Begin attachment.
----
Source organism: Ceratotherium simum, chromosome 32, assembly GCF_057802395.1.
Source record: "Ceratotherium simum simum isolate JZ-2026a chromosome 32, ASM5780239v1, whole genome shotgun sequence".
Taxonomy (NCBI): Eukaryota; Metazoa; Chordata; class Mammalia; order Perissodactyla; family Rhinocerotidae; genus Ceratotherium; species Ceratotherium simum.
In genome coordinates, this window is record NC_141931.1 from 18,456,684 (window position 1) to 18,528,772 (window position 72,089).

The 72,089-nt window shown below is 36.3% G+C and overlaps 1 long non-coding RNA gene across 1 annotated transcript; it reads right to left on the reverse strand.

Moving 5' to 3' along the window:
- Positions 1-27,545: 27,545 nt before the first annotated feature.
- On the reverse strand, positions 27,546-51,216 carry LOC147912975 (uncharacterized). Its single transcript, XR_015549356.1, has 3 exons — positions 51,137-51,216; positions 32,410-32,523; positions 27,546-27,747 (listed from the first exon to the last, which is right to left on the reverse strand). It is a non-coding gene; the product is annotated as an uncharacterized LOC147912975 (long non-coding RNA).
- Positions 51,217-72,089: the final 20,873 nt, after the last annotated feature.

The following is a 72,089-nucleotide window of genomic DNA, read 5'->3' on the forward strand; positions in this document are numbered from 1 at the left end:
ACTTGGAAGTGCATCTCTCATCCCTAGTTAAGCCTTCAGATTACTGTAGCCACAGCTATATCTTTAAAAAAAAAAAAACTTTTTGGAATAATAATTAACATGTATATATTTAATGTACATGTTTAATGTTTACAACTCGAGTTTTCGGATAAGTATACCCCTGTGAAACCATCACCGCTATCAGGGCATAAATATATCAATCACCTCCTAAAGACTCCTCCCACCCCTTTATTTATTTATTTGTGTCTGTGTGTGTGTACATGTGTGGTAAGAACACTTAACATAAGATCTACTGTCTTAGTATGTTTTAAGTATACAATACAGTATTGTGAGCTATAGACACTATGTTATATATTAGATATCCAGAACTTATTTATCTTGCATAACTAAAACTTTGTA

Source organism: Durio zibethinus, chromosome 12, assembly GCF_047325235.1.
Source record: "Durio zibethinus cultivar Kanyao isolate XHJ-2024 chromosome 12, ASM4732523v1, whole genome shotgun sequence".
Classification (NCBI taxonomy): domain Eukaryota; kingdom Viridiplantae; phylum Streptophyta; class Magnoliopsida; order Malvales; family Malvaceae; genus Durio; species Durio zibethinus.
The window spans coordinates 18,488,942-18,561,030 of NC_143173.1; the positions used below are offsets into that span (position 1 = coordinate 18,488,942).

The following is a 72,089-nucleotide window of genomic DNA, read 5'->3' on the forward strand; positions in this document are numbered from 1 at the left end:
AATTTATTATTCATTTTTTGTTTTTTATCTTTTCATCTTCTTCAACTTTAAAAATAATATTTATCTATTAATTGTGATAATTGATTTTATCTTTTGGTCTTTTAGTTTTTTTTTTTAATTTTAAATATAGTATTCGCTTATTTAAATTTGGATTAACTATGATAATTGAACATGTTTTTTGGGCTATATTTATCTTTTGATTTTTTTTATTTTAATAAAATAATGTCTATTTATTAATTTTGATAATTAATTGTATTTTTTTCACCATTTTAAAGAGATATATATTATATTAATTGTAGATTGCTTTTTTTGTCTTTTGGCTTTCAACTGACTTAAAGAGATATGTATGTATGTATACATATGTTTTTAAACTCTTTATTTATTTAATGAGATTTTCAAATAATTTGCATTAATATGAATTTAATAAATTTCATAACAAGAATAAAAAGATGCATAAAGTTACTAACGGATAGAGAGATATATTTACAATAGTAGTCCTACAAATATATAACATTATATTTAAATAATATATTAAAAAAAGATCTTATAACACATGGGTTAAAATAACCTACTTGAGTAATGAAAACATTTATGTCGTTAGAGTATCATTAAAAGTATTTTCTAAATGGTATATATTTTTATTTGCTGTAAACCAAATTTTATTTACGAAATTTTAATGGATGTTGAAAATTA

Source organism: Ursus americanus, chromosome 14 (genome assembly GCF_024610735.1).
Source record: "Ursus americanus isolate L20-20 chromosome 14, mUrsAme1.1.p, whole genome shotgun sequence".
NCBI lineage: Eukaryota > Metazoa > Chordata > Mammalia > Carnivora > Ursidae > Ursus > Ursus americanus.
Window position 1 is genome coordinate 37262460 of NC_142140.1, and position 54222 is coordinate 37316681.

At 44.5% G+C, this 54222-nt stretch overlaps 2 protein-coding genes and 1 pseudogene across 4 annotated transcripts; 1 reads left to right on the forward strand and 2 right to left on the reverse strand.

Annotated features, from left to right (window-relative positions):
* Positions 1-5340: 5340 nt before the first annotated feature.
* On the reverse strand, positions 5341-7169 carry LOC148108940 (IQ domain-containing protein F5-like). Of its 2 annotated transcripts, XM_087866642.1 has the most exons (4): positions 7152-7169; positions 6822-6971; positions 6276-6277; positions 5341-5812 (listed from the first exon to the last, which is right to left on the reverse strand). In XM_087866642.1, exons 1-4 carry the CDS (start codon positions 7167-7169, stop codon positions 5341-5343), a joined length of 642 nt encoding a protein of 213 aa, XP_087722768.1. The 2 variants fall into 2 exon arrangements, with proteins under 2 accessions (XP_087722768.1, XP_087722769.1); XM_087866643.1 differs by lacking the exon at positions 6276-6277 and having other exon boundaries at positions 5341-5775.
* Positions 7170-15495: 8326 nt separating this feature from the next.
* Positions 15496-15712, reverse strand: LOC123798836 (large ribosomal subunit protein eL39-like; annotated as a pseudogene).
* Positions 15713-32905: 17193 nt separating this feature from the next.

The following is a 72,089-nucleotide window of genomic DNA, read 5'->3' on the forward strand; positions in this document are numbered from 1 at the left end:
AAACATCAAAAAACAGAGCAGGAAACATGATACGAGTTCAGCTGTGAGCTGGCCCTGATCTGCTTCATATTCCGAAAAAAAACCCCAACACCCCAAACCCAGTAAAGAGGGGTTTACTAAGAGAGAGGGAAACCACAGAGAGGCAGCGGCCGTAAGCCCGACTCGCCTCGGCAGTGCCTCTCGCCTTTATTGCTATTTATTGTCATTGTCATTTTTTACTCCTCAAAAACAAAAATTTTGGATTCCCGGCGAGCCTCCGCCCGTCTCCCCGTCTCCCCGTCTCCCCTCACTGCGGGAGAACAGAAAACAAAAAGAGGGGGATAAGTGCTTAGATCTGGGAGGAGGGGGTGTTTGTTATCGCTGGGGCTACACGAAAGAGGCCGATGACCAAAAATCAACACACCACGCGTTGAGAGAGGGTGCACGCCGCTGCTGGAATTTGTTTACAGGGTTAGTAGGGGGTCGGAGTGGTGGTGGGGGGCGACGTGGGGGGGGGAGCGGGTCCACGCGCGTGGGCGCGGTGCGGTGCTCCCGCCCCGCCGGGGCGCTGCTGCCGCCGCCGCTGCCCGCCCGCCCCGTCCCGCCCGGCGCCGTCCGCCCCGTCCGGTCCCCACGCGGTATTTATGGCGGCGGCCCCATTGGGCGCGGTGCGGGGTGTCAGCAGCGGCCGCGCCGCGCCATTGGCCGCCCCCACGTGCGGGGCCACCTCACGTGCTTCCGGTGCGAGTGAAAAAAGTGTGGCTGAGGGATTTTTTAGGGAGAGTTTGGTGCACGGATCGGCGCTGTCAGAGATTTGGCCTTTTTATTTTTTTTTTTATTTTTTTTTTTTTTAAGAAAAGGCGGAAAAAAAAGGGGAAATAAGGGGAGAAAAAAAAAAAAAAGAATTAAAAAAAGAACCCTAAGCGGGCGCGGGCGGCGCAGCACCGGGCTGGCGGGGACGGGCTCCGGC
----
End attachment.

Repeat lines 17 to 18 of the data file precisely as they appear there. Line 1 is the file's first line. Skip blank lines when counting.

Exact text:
AATTTATTATTCATTTTTTGTTTTTTATCTTTTCATCTTCTTCAACTTTAAAAATAATATTTATCTATTAATTGTGATAATTGATTTTATCTTTTGGTCTTTTAGTTTTTTTTTTTAATTTTAAATATAGTATTCGCTTATTTAAATTTGGATTAACTATGATAATTGAACATGTTTTTTGGGCTATATTTATCTTTTGATTTTTTTTATTTTAATAAAATAATGTCTATTTATTAATTTTGATAATTAATTGTATTTTTTTCACCATTTTAAAGAGATATATATTATATTAATTGTAGATTGCTTTTTTTGTCTTTTGGCTTTCAACTGACTTAAAGAGATATGTATGTATGTATACATATGTTTTTAAACTCTTTATTTATTTAATGAGATTTTCAAATAATTTGCATTAATATGAATTTAATAAATTTCATAACAAGAATAAAAAGATGCATAAAGTTACTAACGGATAGAGAGATATATTTACAATAGTAGTCCTACAAATATATAACATTATATTTAAATAATATATTAAAAAAAGATCTTATAACACATGGGTTAAAATAACCTACTTGAGTAATGAAAACATTTATGTCGTTAGAGTATCATTAAAAGTATTTTCTAAATGGTATATATTTTTATTTGCTGTAAACCAAATTTTATTTACGAAATTTTAATGGATGTTGAAAATTA

Source organism: Ursus americanus, chromosome 14 (genome assembly GCF_024610735.1).